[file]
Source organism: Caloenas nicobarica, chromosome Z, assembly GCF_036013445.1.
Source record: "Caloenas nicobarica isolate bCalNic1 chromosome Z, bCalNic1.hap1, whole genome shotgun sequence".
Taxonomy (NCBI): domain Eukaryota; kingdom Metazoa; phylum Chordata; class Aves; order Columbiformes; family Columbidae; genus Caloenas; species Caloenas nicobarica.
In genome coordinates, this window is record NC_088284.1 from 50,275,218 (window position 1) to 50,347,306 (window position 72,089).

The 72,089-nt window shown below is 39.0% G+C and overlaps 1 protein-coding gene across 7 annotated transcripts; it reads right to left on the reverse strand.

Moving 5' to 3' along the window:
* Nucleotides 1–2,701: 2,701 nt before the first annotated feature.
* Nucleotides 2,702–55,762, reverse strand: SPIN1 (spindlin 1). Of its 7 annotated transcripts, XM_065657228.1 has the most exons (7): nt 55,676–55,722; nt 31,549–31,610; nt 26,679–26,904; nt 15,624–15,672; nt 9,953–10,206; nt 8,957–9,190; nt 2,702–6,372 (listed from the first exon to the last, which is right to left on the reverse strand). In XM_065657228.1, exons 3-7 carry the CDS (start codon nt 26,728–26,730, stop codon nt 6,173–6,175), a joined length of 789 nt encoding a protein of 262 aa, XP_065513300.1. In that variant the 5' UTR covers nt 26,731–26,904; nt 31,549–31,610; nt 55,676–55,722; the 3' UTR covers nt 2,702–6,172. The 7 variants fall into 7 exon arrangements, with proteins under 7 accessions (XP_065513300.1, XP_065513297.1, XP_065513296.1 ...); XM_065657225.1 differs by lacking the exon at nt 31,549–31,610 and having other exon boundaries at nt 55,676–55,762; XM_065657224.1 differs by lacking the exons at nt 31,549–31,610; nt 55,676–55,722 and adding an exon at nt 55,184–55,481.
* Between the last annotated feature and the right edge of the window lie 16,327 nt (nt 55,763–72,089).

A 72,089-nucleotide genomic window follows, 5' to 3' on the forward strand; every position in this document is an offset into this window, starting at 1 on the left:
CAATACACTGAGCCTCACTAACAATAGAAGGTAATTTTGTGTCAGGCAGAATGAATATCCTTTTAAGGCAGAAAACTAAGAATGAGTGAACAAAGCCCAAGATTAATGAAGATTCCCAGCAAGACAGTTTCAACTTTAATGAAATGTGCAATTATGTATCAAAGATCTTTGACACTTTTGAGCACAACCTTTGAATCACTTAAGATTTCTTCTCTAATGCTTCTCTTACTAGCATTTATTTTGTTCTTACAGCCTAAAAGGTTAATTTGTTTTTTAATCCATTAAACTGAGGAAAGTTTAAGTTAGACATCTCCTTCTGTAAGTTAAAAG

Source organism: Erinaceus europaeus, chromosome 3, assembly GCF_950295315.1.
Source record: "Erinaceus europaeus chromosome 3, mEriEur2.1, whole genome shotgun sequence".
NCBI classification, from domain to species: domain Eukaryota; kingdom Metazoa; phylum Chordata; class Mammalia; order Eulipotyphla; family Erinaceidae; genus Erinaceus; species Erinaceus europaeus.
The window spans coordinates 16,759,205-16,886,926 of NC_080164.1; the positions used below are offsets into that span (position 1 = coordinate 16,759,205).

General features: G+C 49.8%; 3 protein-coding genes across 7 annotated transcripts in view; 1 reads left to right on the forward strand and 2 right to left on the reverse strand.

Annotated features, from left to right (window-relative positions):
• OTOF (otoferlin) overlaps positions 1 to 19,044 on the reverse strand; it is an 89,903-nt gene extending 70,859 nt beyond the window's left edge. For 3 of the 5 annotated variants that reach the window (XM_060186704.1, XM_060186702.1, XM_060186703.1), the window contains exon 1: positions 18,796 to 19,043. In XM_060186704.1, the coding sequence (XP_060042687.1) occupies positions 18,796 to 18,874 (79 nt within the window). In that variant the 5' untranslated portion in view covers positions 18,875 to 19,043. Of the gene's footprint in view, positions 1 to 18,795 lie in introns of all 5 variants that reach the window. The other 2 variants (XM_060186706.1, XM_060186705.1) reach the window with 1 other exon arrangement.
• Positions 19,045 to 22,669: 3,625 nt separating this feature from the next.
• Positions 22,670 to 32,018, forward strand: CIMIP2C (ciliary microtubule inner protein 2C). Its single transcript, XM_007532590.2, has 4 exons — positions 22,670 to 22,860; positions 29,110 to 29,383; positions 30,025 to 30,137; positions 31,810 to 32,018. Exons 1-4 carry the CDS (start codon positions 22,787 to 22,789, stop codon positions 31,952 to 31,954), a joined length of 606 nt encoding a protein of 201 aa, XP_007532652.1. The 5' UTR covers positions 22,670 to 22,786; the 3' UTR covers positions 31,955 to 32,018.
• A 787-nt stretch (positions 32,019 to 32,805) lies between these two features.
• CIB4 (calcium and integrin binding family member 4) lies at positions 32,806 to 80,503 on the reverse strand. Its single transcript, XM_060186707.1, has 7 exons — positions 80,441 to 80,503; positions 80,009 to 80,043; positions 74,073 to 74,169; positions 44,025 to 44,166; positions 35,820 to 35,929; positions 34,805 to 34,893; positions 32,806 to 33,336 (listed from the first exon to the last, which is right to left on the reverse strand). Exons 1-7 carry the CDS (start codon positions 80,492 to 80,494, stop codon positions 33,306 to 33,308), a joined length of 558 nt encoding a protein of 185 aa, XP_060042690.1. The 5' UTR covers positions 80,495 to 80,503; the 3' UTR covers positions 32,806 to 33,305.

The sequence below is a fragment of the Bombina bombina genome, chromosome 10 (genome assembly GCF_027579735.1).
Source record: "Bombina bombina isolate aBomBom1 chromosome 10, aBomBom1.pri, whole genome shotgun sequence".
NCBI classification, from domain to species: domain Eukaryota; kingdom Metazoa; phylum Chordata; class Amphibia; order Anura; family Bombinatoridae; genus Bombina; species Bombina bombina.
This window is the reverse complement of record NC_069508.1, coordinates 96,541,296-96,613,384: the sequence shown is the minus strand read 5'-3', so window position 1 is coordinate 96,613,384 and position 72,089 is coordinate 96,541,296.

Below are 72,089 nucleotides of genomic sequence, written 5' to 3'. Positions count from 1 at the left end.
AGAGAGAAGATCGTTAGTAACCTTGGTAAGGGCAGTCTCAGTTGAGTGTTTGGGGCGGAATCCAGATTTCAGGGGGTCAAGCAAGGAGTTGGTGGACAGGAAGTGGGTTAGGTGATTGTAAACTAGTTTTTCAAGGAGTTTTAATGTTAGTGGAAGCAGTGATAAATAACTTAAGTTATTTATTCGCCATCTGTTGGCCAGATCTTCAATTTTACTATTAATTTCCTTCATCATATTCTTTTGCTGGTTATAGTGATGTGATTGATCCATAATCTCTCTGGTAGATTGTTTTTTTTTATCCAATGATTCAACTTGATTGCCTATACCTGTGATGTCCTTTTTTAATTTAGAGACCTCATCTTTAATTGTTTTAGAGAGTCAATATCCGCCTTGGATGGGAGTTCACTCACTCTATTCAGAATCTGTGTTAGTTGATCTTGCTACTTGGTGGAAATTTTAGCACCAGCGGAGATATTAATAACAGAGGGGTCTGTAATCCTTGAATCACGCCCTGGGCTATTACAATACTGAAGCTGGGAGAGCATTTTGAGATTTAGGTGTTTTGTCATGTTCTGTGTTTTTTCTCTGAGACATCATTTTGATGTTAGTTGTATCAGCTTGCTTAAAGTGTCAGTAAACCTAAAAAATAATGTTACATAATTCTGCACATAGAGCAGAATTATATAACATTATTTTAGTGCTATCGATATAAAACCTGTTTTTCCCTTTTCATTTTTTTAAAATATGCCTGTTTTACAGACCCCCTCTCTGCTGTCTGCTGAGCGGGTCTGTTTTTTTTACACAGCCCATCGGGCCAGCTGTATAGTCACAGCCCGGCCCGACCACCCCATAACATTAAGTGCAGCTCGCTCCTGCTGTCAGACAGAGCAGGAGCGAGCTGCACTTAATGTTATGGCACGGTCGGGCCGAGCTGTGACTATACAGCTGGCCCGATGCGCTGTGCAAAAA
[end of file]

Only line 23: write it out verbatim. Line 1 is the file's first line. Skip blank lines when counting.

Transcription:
The sequence below is a fragment of the Bombina bombina genome, chromosome 10 (genome assembly GCF_027579735.1).